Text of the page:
What is King of Fighters? It's a valid question. The long-running 2D fighting game series, which began a whopping 15 years ago with the release of King of Fighters '94 for the Neo Geo, has never enjoyed the global popularity of Street Fighter, Tekken or Soul Calibur. It was originally conceived as a coming together of the most popular characters from SNK's Fatal Fury (yay!) and Art of Fighting games, among others. Fatal Fury's Bogard brothers and Japanese Muay Thai mentalist Joe Higashi, along with Ryu rip-off Ryo Sakazaki and Robert Garcia from Art of Fighting, combined with a couple of new characters to form one of the strongest fighting game line-ups of the time. Cocky high school student Kyo Kusanagi, designed to be the series' poster boy, is one of the most popular video game characters in Japan.
KOF '94's fighting game system is a relatively simple affair that has remained the same, at least on a basic level, with every subsequent release. It's standard 2D stuff, with back and down back used for blocking, and up and its variants used for jumping. Four attack buttons are used: light punch, light kick, strong punch and strong kick. Special moves are reminiscent of Street Fighter II. Quarter circle and half circle stick movements with punches and kicks usually make something happen, as do traditional back forward/down up charge motions. There's a power gauge at the bottom of the screen, which, when maxed, can be used to power a super special move. So far so very fighting game.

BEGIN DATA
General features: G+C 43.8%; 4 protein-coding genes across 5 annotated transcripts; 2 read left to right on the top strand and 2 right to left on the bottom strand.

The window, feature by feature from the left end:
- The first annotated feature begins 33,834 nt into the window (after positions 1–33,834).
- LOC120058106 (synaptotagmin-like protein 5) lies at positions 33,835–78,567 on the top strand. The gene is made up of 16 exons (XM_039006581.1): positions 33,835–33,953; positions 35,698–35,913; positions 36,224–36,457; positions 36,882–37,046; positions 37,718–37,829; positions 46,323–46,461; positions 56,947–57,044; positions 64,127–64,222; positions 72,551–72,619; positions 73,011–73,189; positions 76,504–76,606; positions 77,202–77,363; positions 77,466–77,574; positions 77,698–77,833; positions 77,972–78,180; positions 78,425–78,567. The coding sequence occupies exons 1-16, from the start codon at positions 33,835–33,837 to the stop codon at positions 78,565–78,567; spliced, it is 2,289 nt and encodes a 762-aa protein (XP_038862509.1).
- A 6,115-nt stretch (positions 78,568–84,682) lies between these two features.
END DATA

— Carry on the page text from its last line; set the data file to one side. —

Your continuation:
Where KOFXII, and indeed the series as a whole, differs is with its three versus three matches. You can't play the game any other way. You have to pick three characters to fight with in elimination-based rounds. Unlike games like Marvel vs. Capcom 2, you can't switch characters whenever you want, so the order of your team is of some strategic importance. When one is knocked out, the round ends. The victor gets a bit of life back and round two starts with the next character. This repeats until one player's entire team is eliminated. It's a cool, fun, simple to grasp system that worked in 1994 and works now.
15 years on, KOF retains a loyal, hardcore following predominantly fuelled by a burgeoning tournament scene. But on home consoles the series has endured a somewhat barren spell. The last game, KOF11, was released in Europe in October 2007 for the PS2 and didn't exactly set the world on fire. Perhaps because of that, KOFXII has enjoyed a surprising amount of scrutiny during its development, no doubt fuelled by the "rebirth" tagline. Fans have been watching. The pressure was on.
The home console versions include two new characters: Mature, from The King of Fighters '96, and Elisabeth Branctorche, from KOFXI.
The first thing fans will notice is the redrawn art. Unlike the 2.5D Street Fighter IV, SNK Playmore's decided to go for a distinctly retro look and feel, retaining an old school 2D anime-inspired art style. Each of the 20 character sprites has been painstakingly hand drawn down to the last pixel. The end result is a game with wonderfully detailed animations.
The backgrounds, too, stand out. Every stage is as striking as a pack of Starburst and as detailed as a da Vinci, but some of them are, frankly, borderline racist. One in particular, a blood red Egypt stage filled with hundreds of worshipping silhouettes bowing outside a temple, is a racial stereotype that should never have made the cut.